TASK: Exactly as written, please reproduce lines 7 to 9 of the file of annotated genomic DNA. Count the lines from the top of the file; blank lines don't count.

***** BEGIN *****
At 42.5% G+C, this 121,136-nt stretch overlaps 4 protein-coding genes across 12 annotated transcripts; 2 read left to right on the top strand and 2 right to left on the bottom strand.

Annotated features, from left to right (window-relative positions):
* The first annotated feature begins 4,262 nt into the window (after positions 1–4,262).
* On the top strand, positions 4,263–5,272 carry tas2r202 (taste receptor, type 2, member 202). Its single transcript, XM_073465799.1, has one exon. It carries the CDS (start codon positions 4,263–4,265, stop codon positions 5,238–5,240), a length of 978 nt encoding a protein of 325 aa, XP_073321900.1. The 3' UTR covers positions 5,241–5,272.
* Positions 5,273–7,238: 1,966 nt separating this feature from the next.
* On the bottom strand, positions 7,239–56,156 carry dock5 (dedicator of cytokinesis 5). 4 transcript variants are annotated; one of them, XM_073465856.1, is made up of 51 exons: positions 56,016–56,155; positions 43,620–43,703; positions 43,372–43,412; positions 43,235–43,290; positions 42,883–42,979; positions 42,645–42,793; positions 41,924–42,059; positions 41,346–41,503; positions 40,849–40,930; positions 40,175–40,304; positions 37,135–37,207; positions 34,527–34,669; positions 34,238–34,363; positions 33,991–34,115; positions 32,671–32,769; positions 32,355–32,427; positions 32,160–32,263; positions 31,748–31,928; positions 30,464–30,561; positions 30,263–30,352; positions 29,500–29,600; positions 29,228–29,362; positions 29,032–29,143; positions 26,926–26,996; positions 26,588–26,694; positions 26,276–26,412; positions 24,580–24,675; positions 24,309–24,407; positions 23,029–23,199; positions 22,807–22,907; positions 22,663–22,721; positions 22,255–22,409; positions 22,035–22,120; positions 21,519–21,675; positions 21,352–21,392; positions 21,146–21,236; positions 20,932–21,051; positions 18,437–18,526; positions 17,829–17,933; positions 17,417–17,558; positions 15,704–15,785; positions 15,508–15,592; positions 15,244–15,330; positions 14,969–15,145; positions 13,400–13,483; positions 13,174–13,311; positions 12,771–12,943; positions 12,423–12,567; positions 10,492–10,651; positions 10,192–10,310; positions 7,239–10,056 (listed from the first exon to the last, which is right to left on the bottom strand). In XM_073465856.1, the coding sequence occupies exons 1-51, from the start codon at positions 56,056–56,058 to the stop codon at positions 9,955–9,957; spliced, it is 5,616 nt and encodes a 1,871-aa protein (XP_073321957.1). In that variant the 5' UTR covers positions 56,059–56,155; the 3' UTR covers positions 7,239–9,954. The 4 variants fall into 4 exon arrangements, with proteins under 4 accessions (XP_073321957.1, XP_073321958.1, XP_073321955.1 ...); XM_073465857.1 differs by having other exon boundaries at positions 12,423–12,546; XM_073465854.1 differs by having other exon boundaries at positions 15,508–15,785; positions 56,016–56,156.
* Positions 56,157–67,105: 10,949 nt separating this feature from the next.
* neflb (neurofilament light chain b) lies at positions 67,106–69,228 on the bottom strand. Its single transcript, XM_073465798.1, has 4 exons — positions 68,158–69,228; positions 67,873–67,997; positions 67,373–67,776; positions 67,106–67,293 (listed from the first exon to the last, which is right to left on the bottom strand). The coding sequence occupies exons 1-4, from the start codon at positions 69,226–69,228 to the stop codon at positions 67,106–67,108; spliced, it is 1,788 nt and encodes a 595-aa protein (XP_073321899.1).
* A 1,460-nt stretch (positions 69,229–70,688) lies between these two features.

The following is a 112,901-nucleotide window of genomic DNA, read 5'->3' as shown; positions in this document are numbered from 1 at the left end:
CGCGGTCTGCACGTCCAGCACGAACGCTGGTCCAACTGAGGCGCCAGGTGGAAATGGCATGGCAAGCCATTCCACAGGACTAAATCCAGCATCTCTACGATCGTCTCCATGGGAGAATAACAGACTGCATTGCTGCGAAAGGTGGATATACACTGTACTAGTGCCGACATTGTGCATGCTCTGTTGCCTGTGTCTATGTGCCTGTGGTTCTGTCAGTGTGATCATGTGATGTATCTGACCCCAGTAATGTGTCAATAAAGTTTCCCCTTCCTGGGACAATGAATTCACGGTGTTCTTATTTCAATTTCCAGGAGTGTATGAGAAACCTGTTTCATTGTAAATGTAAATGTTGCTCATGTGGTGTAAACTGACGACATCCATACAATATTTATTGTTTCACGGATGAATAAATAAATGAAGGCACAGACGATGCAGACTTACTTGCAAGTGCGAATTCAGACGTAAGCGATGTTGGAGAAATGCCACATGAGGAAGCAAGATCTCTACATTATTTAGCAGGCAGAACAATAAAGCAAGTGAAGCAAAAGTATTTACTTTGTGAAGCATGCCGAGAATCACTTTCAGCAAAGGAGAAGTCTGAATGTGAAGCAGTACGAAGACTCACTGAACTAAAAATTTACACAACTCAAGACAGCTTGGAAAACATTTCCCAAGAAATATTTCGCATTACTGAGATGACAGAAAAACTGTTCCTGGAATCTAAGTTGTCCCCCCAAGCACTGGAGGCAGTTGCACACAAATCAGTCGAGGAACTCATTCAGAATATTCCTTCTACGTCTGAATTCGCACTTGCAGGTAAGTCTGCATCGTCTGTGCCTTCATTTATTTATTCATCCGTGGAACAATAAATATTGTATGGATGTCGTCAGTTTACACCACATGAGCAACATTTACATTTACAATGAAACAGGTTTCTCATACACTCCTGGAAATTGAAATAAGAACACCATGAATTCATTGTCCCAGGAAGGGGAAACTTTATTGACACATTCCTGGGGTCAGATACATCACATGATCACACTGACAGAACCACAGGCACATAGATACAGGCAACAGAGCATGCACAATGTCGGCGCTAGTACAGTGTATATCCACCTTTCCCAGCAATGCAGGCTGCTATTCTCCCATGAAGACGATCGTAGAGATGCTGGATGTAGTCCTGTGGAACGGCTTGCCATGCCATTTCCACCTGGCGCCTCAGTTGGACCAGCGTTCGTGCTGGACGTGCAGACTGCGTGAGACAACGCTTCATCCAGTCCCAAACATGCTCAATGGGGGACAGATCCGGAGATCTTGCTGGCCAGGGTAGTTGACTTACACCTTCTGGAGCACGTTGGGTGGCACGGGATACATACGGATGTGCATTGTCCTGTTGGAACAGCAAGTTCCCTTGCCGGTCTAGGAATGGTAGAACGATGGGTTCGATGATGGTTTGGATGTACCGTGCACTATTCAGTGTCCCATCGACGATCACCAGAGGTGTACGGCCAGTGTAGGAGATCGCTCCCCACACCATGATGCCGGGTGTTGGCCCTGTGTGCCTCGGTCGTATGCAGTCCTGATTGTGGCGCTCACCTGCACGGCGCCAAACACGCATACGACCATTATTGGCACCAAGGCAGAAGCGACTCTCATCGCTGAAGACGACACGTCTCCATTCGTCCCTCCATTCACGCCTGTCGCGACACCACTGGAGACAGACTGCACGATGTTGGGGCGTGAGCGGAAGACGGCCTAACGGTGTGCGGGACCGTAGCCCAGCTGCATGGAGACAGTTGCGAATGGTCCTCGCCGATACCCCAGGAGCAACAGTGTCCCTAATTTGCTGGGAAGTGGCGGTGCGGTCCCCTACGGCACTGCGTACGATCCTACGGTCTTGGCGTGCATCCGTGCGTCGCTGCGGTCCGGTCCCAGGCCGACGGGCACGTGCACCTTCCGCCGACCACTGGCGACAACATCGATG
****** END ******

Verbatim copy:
* Positions 56,157–67,105: 10,949 nt separating this feature from the next.
* neflb (neurofilament light chain b) lies at positions 67,106–69,228 on the bottom strand. Its single transcript, XM_073465798.1, has 4 exons — positions 68,158–69,228; positions 67,873–67,997; positions 67,373–67,776; positions 67,106–67,293 (listed from the first exon to the last, which is right to left on the bottom strand). The coding sequence occupies exons 1-4, from the start codon at positions 69,226–69,228 to the stop codon at positions 67,106–67,108; spliced, it is 1,788 nt and encodes a 595-aa protein (XP_073321899.1).
* A 1,460-nt stretch (positions 69,229–70,688) lies between these two features.